Watercolouring her Way Around the World – Interview with Candace

“It’s been 12 years since my last art lesson, but recently I decided to spend less time in front of a [computer] screen when I travel” 

When I heard Candace declare this on a video a few years ago my interest was instantly piqued.

How many amongst us have also not drawn since primary school?
Yet are prepared to give it a go?

If you can’t see the video:  Click here http://youtu.be/MFE6lVpQmn8

She explained in the video how sketching… “makes me stop. As a photographer the images I want to capture are almost never-ending. With my sketchbook in hand I become the camera.”

As someone who takes way too many photographs I loved her concept of letting the places she visited adjust her aperture as she tentatively embarked upon her new way of recording global impressions… and within two years, Candace has published her first book of travel sketches – Beneath the Lantern’s Glow, which she compiled on a trip to South-East Asia last year –

So, here, as part my series of interviews with travellers who offer inspirational ways of recording travel memories, I asked her…

Candace…

1. Why keep a travel journal?

I’ve always kept a travel journal for the same reason many people do – to remember the small details that fall away so quickly after a trip ends:

  •    the names of restaurants and new foods
  •          how long a particular bus or train journey took
  •                the sounds and smells of each city.

But then about three years ago, I began doing on-location watercolour sketches in my journal. Sometimes they were of a complete scene, other times a smaller snapshot.

Dublin sketch by Candace

“What are we drawing here?” asks the barman, Joe
“This,” I say, gesturing at the pub

It didn’t take long for me to fall in love with travel sketching. One thing I love about it is that it has changed the way I move through the world – sketching slows me down and helps me observe a place with more focused eyes. It helps me pay more attention.

The second reason is that people are very quick to approach you when you’re sketching. There’s something about art that transcends language and cultural barriers; it opens the door to serendipitous encounters that might never have happened had I not been sketching in one place for several hours.

Candace Sketching in Japan

Sketching opens the door to serendipitous encounters that might never have happened had I not been sketching in one place for several hours.

In a way, my sketchbook also helps create the moments I record in it. I might head to a café to draw a street-scape, start talking with the man next to me, and then jot down a line or two from our dialogue on the sketch itself. Sketching has become both my muse and medium on the road – it creates the very stories I love to tell, stories of connection and serendipity, and I now can’t imagine ever travelling without my sketchbook.

Veli Iz sketch by Candace

“Isn’t it easier to take a photo with your mobile?”asks Stan

2. What do you include in your travel journal?

As much as I can!
Besides sketches and writing, I love including

  • ticket stubs
  •    maps
  •       postcards
  •          stickers
  •             pressed flowers
  •                business cards from hotels and restaurants
  •                   brochures for companies we used, and
  •                      any other ephemera that will trigger my memory in the future –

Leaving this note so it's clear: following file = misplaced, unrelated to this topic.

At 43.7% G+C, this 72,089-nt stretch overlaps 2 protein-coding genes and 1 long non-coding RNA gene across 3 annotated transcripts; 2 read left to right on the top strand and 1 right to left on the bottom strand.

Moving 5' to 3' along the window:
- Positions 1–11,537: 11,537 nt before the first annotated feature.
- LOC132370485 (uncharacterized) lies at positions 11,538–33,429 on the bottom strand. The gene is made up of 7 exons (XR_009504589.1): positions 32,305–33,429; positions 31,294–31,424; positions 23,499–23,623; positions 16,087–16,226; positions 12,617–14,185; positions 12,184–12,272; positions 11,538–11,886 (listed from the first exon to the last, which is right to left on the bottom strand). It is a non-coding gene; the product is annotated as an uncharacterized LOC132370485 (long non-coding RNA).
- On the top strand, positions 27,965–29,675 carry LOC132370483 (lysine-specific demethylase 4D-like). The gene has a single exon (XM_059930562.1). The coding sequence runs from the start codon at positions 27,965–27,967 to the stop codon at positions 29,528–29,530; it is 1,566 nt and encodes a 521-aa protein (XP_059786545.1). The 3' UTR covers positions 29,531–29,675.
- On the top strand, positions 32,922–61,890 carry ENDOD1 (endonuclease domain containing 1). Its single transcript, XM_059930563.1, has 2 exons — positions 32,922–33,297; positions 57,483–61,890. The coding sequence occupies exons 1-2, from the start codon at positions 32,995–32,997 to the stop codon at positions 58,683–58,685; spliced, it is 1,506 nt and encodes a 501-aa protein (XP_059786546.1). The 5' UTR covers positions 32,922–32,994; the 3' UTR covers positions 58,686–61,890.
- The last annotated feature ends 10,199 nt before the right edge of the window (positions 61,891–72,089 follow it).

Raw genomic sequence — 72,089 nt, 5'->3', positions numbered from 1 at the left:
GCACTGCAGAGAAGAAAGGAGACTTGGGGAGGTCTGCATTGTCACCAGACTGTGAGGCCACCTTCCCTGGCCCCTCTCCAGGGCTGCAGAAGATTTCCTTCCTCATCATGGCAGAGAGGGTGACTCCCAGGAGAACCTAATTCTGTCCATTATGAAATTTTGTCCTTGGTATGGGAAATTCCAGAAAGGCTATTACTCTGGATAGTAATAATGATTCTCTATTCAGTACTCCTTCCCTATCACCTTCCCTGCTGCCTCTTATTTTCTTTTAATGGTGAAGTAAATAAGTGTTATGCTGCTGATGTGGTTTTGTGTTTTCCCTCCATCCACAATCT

•                         for instance, a used sugar packet from a favourite café.

Candace Journal - Porto

3. How do you keep your journal?

When I first started sketching, I still kept everything together in the same journal (usually an A4 spiral-bound sketchbook), and I mixed in pages of writing with sketches and ephemera. But about a year after I started sketching, I began sharing my sketches with other people – be it on my blog, on other websites, or even in magazine articles. This shift necessitated a change in sketchbooks as well – so I now do the sketches in their own book, and I carry a Moleskine for the writing and ephemera-collecting.

On the drawing side of things, I try to do all of my sketches on-location. Sometimes rain or nightfall will force me indoors, but I really enjoy doing the entire process – from outlining the sketch in pencil, to filling in the details with pen, to finally adding colour with paints – right there on the spot.

Candace sketching - Vienna

I try to do all of my sketches on-location.

 

For me, sketching is all about capturing the essence of a place and telling the story of your time there, and I find that finishing the sketch where you began it gives a nice sense of completion to that particular story.

 

Vienna sketch by Candace

‘The glass of water every coffee is served with –
“For dishwashing,”
our server Rene jokes’

In addition to the actual picture I’m sketching, I also enjoy including little annotations on the sketch itself – these are usually sensory observations, snippets of dialogue from either a conversation I had during the sketch or from one I overheard, and even small haiku-like reflections on how I’m feeling that day, or how the sketch is going. I find these notes add another layer to the story the sketch is telling, and that they take it beyond a purely visual creation.

4. How often do you update your travel journal?

I update it daily.
Now that I keep two separate books – my sketchbook and my travel journal – I try to do at least one sketch a day, but the frequency of my note taking varies. Some days, I simply paste in that day’s ephemera with a couple of lines in my journal; other times I sit down over a beer or coffee at the end of the day and write out a few pages of thoughts and notes. 

5. What is your favourite piece of travel journaling equipment?

It would have to be my Winsor & Newton watercolour field kit – a wonderful gift from two friends soon after I started sketching.

Candace sketching supplies

 

Although I also bring along a sketchbook, drawing pens, watercolor pencils, squirrel-hair paintbrush, and glue sticks for pasting in ephemera, nothing compares to bringing a sketch to life with colour.

 

6. Why does this type of travel journaling work for you?

Before I began sketching, I barely remembered places – because I let my camera do all the work for me, I moved through a city quickly and my journal tended to focus on personal reflections that unfolded during the trip. The reason that keeping a travel sketchbook works for me is because I myself become the camera. Sketching opens up my mind and imprints the intricate details of a new place on it.

There’s a quote I love by Frederick Franck: